So we got to the point of choosing 47% milk chocolate or 70% dark chocolate for the bars we would be making and both chose to get the 70% for our bars. Then we had to choose a mold from about 25 options. Jill went with a bar mold while I chose chocolate egg mold. We then could choose any of about 20 fillings for the bars. I went with coffee beans and m&m’s while I cannot even list all of the stuff Jill chose for her chocolate bars. We filled the molds slightly and then made sure the chocolate had covered the interior of every mold. We then had to get the air out by dropping and tapping the mold pans several times. Then we put in fillings as desired. Jill elaborately put all kinds of stuff in there making me proud. I just put a few of either choice in my eggs. After this we covered our fillings with a drizzling motion and had to ensure none of them were “above” the bottom of the chocolate mold when they’d be turned over to remove later. They were put in the fridge for about 20 minutes and dropped from the molds. Nice popping sound coming out. And after 2 hours working with chocolate, we had our own bars to enjoy!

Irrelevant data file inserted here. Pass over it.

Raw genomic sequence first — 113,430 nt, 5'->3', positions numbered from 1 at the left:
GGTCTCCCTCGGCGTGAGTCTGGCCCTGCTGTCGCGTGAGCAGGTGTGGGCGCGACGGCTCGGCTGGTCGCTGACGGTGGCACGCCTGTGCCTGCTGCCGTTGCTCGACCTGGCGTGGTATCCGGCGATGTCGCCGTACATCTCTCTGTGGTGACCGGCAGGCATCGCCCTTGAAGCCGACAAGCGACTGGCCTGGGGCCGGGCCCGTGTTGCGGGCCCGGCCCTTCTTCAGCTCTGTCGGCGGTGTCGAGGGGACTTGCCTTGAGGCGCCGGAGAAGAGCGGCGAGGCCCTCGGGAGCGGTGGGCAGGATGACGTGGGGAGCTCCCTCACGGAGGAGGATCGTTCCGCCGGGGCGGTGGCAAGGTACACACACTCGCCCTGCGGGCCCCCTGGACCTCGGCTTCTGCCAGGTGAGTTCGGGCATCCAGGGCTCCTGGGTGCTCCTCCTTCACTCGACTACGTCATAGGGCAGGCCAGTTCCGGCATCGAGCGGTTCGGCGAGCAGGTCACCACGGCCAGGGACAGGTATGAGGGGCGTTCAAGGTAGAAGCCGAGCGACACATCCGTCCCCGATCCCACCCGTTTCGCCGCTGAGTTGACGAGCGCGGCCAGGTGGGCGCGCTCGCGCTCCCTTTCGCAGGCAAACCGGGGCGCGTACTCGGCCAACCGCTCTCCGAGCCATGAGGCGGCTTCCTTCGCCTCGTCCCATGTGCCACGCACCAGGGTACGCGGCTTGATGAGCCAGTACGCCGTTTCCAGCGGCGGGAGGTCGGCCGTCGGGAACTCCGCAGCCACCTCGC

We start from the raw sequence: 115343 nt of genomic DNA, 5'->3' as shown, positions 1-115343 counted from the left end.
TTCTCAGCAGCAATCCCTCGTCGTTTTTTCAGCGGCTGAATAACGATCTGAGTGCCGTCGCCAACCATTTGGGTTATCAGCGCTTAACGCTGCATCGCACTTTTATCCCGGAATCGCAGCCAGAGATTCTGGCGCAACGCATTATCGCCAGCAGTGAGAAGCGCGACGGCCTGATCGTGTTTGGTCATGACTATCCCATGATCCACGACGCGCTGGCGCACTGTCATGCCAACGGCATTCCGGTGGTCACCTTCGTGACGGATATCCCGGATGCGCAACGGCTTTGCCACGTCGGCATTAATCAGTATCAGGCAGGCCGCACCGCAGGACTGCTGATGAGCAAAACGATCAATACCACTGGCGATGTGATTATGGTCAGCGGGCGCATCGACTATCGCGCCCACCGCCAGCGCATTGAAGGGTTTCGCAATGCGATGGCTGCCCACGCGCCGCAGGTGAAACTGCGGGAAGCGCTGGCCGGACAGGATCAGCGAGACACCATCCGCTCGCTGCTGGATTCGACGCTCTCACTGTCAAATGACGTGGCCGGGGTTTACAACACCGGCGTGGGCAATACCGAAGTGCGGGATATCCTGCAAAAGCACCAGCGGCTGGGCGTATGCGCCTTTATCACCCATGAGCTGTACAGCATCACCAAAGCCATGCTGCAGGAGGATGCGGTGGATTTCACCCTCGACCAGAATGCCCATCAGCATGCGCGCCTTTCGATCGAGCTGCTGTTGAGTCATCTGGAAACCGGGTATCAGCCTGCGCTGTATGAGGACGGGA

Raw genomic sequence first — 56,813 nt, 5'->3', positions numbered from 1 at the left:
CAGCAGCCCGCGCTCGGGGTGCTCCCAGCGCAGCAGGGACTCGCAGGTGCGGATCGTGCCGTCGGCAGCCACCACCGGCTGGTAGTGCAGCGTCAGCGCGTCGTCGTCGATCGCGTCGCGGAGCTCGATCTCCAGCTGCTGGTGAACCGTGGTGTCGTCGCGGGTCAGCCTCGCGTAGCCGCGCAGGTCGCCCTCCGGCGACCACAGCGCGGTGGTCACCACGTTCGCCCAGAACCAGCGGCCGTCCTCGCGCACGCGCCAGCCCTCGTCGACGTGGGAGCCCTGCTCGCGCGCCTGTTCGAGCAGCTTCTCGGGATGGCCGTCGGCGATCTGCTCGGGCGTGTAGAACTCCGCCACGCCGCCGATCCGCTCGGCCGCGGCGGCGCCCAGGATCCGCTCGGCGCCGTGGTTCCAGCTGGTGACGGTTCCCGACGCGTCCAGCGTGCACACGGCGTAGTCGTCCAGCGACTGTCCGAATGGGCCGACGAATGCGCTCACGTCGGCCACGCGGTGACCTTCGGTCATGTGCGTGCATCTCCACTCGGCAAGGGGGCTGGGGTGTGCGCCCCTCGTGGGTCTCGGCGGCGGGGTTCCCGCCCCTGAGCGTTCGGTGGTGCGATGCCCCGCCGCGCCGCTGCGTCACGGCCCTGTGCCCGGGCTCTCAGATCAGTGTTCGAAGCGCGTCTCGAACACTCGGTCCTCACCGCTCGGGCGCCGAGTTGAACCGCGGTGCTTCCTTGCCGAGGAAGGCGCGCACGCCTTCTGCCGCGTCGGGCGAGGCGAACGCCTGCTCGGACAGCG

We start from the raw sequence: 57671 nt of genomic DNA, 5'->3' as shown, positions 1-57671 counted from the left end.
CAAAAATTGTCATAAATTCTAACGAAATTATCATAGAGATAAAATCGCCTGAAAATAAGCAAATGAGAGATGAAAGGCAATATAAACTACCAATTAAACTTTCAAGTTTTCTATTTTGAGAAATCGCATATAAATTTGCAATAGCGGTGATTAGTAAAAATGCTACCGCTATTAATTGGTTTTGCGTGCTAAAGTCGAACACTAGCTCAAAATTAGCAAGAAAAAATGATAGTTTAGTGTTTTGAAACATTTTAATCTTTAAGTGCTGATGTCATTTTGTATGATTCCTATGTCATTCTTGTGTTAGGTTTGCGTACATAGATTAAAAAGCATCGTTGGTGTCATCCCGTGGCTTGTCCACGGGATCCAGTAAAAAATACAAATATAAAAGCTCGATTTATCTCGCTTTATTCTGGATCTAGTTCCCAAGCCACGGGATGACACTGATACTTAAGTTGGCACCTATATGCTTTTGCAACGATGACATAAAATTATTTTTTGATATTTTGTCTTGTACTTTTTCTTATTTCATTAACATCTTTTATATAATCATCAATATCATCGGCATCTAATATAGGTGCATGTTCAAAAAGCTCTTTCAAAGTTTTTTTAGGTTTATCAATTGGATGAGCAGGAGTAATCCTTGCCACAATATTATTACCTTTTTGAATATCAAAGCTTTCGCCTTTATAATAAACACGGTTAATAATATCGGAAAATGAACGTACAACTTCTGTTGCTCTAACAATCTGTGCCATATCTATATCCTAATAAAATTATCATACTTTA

We bought a little from the store and walked 15-20 minutes over to a seafood restaurant that is well known called La Mar. I didn’t see a single thing on the menu that was not some kind of seafood dish. Jill knew this going in. So we ordered a shared scallop appetizer and two other “cebiche” dishes. The scallop thing was ok - perhaps a bit fishy for me but both of the “cebiche” items were actually good and I had seconds of each. Jill was impressed with my ability to consume more than a few bites with the ugly face of yuck. It was admittedly pretty good.